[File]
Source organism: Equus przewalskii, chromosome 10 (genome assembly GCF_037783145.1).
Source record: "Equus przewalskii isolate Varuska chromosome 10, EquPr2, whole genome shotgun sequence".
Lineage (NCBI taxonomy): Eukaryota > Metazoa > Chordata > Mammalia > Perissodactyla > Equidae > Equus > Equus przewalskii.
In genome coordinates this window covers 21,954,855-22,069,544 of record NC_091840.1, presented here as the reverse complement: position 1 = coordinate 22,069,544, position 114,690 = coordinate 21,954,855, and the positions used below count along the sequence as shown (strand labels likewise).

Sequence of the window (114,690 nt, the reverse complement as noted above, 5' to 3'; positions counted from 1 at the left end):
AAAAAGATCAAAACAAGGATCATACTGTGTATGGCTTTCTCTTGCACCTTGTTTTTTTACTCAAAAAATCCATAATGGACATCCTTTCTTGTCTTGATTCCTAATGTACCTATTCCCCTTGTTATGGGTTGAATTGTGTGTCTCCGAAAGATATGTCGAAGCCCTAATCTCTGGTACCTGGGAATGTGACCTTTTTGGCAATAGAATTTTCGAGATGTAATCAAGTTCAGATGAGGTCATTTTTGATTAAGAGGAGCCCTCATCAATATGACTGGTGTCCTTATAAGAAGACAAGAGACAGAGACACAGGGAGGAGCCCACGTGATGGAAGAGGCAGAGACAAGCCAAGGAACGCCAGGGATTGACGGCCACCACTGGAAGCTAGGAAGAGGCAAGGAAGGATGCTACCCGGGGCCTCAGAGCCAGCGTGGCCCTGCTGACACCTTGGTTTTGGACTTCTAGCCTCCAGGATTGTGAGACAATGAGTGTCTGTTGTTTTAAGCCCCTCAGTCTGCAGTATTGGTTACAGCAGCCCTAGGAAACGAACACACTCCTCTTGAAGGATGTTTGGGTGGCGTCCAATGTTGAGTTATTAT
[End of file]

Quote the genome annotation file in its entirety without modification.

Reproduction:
Source organism: Equus przewalskii, chromosome 10 (genome assembly GCF_037783145.1).
Source record: "Equus przewalskii isolate Varuska chromosome 10, EquPr2, whole genome shotgun sequence".
Lineage (NCBI taxonomy): Eukaryota > Metazoa > Chordata > Mammalia > Perissodactyla > Equidae > Equus > Equus przewalskii.
In genome coordinates this window covers 21,954,855-22,069,544 of record NC_091840.1, presented here as the reverse complement: position 1 = coordinate 22,069,544, position 114,690 = coordinate 21,954,855, and the positions used below count along the sequence as shown (strand labels likewise).

Sequence of the window (114,690 nt, the reverse complement as noted above, 5' to 3'; positions counted from 1 at the left end):
AAAAAGATCAAAACAAGGATCATACTGTGTATGGCTTTCTCTTGCACCTTGTTTTTTTACTCAAAAAATCCATAATGGACATCCTTTCTTGTCTTGATTCCTAATGTACCTATTCCCCTTGTTATGGGTTGAATTGTGTGTCTCCGAAAGATATGTCGAAGCCCTAATCTCTGGTACCTGGGAATGTGACCTTTTTGGCAATAGAATTTTCGAGATGTAATCAAGTTCAGATGAGGTCATTTTTGATTAAGAGGAGCCCTCATCAATATGACTGGTGTCCTTATAAGAAGACAAGAGACAGAGACACAGGGAGGAGCCCACGTGATGGAAGAGGCAGAGACAAGCCAAGGAACGCCAGGGATTGACGGCCACCACTGGAAGCTAGGAAGAGGCAAGGAAGGATGCTACCCGGGGCCTCAGAGCCAGCGTGGCCCTGCTGACACCTTGGTTTTGGACTTCTAGCCTCCAGGATTGTGAGACAATGAGTGTCTGTTGTTTTAAGCCCCTCAGTCTGCAGTATTGGTTACAGCAGCCCTAGGAAACGAACACACTCCTCTTGAAGGATGTTTGGGTGGCGTCCAATGTTGAGTTATTAT